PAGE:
Working Group Builds on Best Practices to Aid Conservation Policy and Resource Management
Agencies that foster
scientific knowledge exchange must maximize their effectiveness and societal
relevance in times of global change. A working group brought together
practitioners and researchers to review and develop evidence-based approaches to
knowledge exchange that support conservation policy and resource management
An Eastern Forest Environmental Threat Assessment Center researcher was among the participants in a three-day working group focused on improving scientific knowledge exchange to address land conservation and natural resource governance challenges in Tennessee and the broader Southern Appalachian region, which are anticipated to escalate as trends in global change continue to unfold. Experts in watershed management, hurricane response and recovery, and ecological disaster remediation engaged in discussion and shared their experiences of knowledge exchange, including existing processes that are capable of meeting needs as well as processes that are needed to meet future governance challenges. The working group dissected successes and shortcomings of knowledge exchange models intended to aid managers and practitioners as part of a participatory learning approach to elevate researchers’ awareness of the social and technical framework in which management decisions are made. The two ultimate goals of the working group are to produce a published article on the working group’s findings and to incorporate a variety of lessons into knowledge exchange with planners and managers who must make important and timely science-based decisions, such as foresters, disaster response agencies, and municipal councils.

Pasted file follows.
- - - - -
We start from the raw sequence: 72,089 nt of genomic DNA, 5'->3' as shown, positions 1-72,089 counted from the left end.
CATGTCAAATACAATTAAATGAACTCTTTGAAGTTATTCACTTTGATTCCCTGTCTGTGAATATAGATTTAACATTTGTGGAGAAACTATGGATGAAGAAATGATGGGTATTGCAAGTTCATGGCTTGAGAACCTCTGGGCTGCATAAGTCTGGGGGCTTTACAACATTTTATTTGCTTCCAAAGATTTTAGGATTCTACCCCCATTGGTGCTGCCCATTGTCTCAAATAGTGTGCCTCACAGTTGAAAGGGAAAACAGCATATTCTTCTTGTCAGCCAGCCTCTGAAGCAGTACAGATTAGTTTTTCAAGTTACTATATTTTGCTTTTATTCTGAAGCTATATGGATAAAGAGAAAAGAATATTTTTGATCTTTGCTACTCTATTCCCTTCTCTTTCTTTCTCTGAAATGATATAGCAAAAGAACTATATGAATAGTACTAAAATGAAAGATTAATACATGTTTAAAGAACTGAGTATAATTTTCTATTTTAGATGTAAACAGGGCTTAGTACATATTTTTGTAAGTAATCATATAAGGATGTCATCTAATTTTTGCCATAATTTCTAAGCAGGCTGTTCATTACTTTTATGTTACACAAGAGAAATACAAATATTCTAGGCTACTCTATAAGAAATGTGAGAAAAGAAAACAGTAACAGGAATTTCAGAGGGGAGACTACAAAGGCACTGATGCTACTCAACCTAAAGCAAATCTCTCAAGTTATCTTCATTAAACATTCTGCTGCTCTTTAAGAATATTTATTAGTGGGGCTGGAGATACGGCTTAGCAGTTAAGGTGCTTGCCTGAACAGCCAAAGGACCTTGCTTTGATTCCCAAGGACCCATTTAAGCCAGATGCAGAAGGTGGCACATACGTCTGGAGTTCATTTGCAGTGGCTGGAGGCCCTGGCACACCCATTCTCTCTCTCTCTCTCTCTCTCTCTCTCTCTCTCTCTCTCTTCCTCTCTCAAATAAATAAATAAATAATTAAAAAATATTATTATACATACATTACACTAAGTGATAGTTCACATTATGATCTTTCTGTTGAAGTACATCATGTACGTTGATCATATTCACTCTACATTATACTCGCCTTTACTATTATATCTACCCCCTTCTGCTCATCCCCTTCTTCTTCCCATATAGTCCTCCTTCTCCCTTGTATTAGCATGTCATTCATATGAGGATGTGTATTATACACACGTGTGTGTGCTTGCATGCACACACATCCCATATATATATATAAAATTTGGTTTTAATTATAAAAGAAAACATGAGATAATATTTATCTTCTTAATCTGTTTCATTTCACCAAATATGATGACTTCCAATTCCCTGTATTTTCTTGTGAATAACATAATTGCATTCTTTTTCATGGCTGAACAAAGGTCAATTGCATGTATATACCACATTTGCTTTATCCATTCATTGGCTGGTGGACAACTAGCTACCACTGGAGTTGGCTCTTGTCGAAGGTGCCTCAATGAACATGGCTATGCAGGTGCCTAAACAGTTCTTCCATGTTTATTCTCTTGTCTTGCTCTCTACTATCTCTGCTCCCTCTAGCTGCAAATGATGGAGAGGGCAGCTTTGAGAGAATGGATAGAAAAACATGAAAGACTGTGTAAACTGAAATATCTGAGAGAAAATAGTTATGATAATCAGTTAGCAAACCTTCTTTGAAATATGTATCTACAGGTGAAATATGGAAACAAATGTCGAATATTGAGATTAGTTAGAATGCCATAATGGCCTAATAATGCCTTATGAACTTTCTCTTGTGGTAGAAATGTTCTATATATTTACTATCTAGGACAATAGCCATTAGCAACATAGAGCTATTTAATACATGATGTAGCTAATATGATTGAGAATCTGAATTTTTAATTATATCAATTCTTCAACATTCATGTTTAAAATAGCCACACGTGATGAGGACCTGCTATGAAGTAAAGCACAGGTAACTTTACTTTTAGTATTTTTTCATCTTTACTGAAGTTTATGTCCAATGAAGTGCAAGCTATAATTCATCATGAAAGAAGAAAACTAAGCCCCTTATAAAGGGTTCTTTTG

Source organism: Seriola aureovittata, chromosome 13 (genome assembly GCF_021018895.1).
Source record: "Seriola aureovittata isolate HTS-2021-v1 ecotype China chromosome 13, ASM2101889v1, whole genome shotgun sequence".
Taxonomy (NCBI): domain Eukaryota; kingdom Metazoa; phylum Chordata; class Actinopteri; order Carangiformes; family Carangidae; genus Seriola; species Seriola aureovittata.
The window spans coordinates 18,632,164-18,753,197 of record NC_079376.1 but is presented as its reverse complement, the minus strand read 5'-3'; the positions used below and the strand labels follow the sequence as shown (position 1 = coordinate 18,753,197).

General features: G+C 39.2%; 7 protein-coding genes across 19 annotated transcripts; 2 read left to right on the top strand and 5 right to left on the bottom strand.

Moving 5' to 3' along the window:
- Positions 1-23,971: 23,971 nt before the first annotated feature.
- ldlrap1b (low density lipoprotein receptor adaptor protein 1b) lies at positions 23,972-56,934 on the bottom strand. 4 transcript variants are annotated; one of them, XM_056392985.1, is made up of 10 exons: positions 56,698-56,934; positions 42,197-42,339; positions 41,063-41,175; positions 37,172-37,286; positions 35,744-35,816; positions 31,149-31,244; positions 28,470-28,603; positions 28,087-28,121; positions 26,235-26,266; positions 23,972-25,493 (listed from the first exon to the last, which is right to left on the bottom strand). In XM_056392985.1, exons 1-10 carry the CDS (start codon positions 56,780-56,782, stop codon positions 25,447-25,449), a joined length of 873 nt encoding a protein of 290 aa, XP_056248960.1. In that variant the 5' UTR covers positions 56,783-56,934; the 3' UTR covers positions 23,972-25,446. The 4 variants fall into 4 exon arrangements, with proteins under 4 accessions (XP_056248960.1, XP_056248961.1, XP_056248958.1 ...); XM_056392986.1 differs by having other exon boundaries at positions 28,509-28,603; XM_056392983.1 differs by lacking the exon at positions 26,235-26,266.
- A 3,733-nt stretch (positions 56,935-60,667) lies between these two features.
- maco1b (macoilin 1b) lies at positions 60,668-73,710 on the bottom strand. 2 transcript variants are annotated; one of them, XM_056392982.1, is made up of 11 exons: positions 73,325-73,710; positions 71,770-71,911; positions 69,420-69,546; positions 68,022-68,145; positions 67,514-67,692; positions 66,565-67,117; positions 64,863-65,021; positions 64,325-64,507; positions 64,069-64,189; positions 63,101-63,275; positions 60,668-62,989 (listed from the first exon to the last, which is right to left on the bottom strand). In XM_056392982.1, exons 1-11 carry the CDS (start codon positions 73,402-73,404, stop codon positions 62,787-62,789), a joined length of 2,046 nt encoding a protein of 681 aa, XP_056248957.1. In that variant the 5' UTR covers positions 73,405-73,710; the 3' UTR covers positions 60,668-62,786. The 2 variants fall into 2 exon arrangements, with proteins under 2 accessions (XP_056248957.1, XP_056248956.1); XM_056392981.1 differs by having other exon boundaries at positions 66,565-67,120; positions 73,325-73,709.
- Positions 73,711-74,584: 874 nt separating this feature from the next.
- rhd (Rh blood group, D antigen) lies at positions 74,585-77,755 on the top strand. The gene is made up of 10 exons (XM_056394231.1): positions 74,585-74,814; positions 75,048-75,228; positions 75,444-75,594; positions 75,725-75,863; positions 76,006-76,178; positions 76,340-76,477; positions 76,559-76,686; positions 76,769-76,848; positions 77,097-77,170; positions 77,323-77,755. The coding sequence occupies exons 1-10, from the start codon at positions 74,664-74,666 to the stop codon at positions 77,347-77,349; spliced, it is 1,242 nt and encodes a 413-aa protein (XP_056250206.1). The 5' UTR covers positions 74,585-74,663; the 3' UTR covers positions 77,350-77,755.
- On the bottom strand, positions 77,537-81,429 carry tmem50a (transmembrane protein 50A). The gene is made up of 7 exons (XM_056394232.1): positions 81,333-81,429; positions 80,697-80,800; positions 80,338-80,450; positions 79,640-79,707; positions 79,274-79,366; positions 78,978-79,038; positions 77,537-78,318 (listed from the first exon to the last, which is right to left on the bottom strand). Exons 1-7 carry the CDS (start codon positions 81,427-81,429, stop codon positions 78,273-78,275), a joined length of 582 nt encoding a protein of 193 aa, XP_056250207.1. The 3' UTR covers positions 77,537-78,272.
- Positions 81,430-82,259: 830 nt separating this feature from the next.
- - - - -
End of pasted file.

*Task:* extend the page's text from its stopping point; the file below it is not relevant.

Pictured: Center ecologist Bjorn Brooks (back row, center) was among the working group participants. Photo by National Institute for Mathematical and Biological Synthesis.
Forest Service Partners/Collaborators: Forest Inventory and Analysis
External Partners/Collaborators: National Institute for Mathematical and Biological Synthesis
Contact: Bjorn Brooks, Ecologist,